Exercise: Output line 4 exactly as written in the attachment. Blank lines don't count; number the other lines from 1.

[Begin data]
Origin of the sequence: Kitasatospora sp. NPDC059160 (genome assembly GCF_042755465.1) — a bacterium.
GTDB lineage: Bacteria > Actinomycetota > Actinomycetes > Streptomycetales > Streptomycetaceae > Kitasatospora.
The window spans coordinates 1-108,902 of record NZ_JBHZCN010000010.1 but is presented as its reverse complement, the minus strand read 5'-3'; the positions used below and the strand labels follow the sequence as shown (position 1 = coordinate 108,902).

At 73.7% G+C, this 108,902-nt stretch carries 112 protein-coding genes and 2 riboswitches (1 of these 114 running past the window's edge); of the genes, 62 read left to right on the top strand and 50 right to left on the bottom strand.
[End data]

At 73.7% G+C, this 108,902-nt stretch carries 112 protein-coding genes and 2 riboswitches (1 of these 114 running past the window's edge); of the genes, 62 read left to right on the top strand and 50 right to left on the bottom strand.